Updated: Feb 27
African Violets or Saintpaulia ionantha are perennial, flowering plants native to the tropical rainforests of East Africa. This plant is not a true violet, but instead gets its name from its violet colored flowers. Since being discovered, the plant has been hybridized to create a variety of different flower colors. Over the years, it has become a popular houseplant because of how well it grows indoors.
African Violets are sensitive to temperature changes and heavy sunlight, so growing them indoors protects them from harsh outdoor environments. They can be grown outdoors in warmer climates with hardiness zones of 11 and 12. You can find your plant hardiness zone here.
The most common African Violet growth forms are rosettes or trailing. The rosettes grow in tight clusters, forming dense mounds. The trailing cultivars trail along the ground or can hang over the side of baskets. The leaves are fuzzy and deep green in color, but can vary in shape and color with different hybrids. As the plant matures, it produces multiple offsets that can be kept together or propagated by dividing them.
If your African Violet begins outgrowing its pot, you can separate the offsets or move the entire cluster into a larger pot. If you choose to upgrade the pot size, ensure you are only going 2” larger in diameter. African Violets like being snug in their pot and may not flower as often if given too much space to grow. This is because the plant will put its energy into expanding its foliage at the expense of flowers. Slowly upgrading the size of the pot 2” at a time will also help reduce the chances of over watering. If you plant an African Violet into a large pot, it will take a while for the roots to expand into the soil and moisture from watering will sit in the unoccupied soil.
African Violets prefer a coarse, well draining soil for optimal root health. Here are a couple of African Violet specific potting soils:
Given enough sunlight and warm temperatures, African Violets will produce flowers multiple times throughout the year. Flowers are traditionally violet in color, but can range from red, purple, pink, blue or white depending on the hybridized cultivar.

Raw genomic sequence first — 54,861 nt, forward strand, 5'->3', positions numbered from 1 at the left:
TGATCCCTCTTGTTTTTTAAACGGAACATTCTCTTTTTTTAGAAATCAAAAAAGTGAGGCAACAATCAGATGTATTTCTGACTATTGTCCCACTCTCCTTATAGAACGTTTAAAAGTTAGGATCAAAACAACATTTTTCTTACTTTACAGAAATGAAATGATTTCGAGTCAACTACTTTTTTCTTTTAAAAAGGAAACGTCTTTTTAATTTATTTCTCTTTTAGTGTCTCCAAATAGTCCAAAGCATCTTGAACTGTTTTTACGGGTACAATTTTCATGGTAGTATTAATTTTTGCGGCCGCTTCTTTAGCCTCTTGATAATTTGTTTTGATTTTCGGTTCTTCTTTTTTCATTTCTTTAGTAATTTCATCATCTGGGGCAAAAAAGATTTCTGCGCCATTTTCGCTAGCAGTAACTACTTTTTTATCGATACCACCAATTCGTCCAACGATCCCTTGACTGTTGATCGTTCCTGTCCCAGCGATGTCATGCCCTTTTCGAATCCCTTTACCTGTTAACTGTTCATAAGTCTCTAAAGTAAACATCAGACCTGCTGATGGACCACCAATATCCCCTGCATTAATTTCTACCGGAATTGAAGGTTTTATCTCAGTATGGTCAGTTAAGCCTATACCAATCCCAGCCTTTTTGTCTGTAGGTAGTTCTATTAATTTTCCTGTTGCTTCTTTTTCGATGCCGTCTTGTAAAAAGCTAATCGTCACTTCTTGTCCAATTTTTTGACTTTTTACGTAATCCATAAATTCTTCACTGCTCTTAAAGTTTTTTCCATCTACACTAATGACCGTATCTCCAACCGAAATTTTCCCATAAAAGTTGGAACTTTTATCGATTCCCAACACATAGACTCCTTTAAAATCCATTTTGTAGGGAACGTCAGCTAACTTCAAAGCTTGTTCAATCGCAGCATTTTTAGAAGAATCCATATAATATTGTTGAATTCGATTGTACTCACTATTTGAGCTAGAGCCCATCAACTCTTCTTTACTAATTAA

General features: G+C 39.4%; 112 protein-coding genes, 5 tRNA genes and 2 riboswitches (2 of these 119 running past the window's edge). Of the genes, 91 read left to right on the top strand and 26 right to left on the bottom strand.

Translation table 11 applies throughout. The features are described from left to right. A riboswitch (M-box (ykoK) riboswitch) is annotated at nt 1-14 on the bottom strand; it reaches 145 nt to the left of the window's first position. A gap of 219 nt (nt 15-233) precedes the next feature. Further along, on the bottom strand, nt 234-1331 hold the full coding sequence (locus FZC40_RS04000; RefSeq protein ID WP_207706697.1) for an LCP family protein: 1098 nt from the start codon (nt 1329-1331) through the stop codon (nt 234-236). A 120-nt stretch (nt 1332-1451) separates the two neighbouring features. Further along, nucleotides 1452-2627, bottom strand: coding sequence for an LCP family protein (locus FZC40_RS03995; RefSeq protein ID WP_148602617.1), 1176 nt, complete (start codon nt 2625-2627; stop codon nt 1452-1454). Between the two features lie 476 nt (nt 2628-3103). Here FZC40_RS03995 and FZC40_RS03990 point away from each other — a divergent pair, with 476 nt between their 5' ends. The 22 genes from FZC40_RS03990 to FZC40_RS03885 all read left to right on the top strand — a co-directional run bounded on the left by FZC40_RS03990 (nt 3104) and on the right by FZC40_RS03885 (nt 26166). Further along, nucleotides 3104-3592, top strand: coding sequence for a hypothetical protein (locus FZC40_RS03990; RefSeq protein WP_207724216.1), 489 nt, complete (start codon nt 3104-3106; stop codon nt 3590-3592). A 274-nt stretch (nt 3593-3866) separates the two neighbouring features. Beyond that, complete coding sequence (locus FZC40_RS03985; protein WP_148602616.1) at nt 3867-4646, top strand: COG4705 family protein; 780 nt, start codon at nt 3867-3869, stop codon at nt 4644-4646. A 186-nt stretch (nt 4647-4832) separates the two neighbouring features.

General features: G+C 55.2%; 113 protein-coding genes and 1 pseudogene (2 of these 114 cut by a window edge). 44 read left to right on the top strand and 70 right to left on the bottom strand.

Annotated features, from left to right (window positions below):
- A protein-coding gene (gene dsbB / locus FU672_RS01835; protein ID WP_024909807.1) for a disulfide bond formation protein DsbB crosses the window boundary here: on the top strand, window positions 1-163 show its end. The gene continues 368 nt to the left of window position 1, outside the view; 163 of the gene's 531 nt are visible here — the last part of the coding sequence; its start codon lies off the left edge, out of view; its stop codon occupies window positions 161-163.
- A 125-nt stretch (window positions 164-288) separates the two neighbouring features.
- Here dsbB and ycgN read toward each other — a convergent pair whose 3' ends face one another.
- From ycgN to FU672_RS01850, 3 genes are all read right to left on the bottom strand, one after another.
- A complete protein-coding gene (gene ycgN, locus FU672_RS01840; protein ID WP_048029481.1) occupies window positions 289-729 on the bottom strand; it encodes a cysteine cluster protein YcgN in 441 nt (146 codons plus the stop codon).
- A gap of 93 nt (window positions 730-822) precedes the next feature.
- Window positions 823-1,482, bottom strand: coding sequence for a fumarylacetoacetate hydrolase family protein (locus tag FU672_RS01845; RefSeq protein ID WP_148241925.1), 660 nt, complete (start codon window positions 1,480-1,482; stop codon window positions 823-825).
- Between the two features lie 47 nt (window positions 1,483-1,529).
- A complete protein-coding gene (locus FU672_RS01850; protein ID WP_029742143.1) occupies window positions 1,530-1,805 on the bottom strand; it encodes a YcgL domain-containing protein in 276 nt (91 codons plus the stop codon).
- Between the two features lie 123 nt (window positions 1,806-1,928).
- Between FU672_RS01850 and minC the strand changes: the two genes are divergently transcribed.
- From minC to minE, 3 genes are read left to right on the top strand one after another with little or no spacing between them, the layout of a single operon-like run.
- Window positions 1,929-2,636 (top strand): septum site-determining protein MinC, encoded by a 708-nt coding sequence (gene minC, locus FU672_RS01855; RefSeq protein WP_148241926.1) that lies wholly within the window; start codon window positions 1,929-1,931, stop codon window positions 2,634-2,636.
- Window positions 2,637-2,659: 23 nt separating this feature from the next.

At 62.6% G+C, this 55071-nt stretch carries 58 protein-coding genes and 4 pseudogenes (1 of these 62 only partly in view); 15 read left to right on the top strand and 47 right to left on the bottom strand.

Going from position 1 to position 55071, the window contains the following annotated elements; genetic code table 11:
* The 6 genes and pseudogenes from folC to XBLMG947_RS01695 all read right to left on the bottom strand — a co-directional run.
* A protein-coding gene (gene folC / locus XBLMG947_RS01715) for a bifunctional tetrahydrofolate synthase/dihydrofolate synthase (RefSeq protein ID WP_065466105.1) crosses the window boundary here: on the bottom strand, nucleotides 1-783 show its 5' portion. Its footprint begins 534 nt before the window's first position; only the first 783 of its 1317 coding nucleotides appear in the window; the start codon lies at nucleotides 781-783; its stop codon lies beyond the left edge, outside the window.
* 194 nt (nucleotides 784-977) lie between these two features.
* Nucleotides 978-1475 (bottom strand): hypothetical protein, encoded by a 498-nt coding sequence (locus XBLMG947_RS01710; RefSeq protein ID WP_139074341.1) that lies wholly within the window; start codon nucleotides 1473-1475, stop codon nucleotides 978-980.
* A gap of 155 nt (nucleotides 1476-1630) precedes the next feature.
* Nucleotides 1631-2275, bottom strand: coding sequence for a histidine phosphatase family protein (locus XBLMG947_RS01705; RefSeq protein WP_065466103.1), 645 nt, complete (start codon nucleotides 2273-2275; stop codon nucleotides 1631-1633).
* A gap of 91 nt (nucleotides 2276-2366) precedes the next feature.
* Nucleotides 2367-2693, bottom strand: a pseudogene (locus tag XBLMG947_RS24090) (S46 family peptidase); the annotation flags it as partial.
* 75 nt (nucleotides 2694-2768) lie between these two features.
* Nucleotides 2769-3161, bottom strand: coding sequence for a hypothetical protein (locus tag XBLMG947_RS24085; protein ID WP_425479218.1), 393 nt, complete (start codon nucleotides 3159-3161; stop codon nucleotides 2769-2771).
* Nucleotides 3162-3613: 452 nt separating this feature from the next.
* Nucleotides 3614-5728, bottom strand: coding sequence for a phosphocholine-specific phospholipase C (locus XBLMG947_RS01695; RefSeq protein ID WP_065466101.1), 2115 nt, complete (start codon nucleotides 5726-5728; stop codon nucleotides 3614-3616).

Here are some of the most common African Violet cultivars:
Aroma of Summer - Pink flowers
Cherry Princess - Pink and purple variegated flowers
Crimson Ice - Crimson flowers
Little Maya - Crimson flowers
Persian Prince - Blue flowers
Summer Twilight - Purple and white flowers with variegated leaves
African Violets grow best indoors with 10 to 14 hours of bright sunlight from north or east facing windows. The plant may need to be moved to south or west facing windows during the winter months for added light. If the plant does not get between 10 to 14 hours of sunlight a day, it will not flower regularly and the leaves can turn yellow. When grown outdoors, morning sun and afternoon shade is best. Too much direct sunlight can burn or bleach out the color of the leaves. An African Violet’s growth can elongate and thin out if it’s not getting enough sunlight. If this occurs, prune each stem back to more condensed growth above a set of leaves and place in a brighter spot.
African Violets like an even and consistently moist soil that is well draining. When watering your African Violet, ensure you are giving the soil a good soaking each time so the entire root system gets moisture. Avoid using chlorinated tap water as the chlorine can damage the roots and cause the leaf margins to burn. It is best to use bottled spring water or distilled water. Ensure the water is room temperature because the roots of the African Violet are very sensitive to both hot and cold temperatures.
Avoid letting moisture sit on the leaves and in the crown of the plant for long periods of time to avoid water stains, fungal infections and eventual rotting. The fleshy parts of the plant and their sensitive roots are very susceptible to rot.